Norman Keil heads back to his truck after harvesting peppers on his family's farm in Sylvania.
As large swaths of the country struggle with an increasingly harsh drought, one small-scale local farm is working through the heat.
Norman Keil, head of a family farm business, said his family has been able to weather the effects of extreme heat and drought by virtue of crop diversity. Mr. Keil’s mother and uncle own the farm and he, his brothers, and a cousin operate it under a separate business called the Four Grandsons of Louis Keil Sr., LLC.
The Keils actively farm about 70 of their 80 acres off of West Central Avenue in Sylvania Township, earning about half their income from farmers’ markets. Because they grow a wide variety of crops, they have been able to absorb the loss of some plants. Their corn was stunted, and all of their red beets have burned from sun exposure. Not all the surviving plants are producing well.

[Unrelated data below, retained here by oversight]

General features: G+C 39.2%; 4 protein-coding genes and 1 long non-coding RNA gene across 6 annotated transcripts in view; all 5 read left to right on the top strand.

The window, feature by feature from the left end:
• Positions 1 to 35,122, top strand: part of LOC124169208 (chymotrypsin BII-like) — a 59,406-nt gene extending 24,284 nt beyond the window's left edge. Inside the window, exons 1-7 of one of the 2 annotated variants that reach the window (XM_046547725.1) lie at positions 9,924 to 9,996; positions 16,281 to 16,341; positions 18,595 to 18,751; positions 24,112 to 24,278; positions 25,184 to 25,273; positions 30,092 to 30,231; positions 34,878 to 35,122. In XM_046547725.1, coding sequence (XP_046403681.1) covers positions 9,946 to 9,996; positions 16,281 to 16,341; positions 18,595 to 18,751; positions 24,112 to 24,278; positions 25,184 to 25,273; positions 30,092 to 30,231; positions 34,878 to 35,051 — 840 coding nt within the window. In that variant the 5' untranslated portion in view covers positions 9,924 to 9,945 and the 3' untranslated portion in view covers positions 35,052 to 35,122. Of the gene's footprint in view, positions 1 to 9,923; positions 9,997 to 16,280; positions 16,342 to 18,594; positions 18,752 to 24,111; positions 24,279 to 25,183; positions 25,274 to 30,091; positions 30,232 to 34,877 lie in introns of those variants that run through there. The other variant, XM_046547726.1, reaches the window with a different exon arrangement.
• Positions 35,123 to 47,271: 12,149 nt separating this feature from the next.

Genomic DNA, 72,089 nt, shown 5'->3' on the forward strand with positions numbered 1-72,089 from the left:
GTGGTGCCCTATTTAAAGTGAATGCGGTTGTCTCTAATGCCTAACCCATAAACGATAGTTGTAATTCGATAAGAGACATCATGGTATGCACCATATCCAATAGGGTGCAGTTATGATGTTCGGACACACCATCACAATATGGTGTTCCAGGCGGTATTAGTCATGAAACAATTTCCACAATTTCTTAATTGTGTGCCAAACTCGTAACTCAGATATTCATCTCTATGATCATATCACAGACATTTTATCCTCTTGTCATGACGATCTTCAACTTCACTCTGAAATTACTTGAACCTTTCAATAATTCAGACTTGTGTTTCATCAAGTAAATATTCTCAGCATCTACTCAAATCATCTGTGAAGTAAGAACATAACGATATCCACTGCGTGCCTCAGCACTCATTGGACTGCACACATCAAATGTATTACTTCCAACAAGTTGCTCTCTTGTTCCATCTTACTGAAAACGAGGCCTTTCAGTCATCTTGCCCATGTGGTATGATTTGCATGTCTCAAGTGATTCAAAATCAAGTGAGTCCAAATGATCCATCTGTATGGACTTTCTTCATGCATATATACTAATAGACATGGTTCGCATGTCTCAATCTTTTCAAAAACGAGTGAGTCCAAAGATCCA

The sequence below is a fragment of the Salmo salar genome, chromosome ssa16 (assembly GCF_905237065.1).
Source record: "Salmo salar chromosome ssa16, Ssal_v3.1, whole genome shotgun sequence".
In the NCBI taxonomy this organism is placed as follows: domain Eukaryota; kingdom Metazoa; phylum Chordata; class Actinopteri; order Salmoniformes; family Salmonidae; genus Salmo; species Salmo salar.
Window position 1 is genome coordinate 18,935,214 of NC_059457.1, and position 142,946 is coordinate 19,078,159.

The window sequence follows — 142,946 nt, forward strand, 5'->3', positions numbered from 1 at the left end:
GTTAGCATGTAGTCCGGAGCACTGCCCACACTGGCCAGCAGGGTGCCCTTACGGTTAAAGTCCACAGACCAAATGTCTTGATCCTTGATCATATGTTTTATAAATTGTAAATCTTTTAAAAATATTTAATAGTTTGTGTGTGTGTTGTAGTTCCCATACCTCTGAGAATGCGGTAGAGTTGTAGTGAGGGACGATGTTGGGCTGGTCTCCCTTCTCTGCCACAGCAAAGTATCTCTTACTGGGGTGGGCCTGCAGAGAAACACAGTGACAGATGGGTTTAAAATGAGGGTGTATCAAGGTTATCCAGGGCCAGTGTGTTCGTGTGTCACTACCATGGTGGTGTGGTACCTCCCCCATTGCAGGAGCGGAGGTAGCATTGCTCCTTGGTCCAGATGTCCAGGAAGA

"I’ve got some stuff that looks great, but what looks good doesn’t have any fruit on it," he said.
Despite the estimated loss of 30 percent of his annual yield, Mr. Keil sustained greater losses last season after excessive rain caused two creeks on the farm to flood.
Norman Keil said drought had affected his crops in various ways this year. While some fruit was burned by the sun or failed to develop correctly, he's also lost entire crops. Recent rain combined with irrigation has helped keep other crops from failing, but it wasn't enough to save this pepper.
"I can cope with a drought year better than I can cope with a wet year," he said. The same streams that flooded his fields last season help sustain him through this year’s drought because he uses them to irrigate his crops.
While much of Ohio is categorized by the National Drought Mitigation Center as being under a moderate drought, parts of Lucas and Wood counties were given ratings of severe drought on July 31. This week the National Oceanic and Atmospheric Administration said July had the hottest average temperature of any month on record in the contiguous United States since 1895.
Recent bouts of rain have helped, but area farmers already have sustained losses.
"It’s all you can do to survive," Mr. Keil said.
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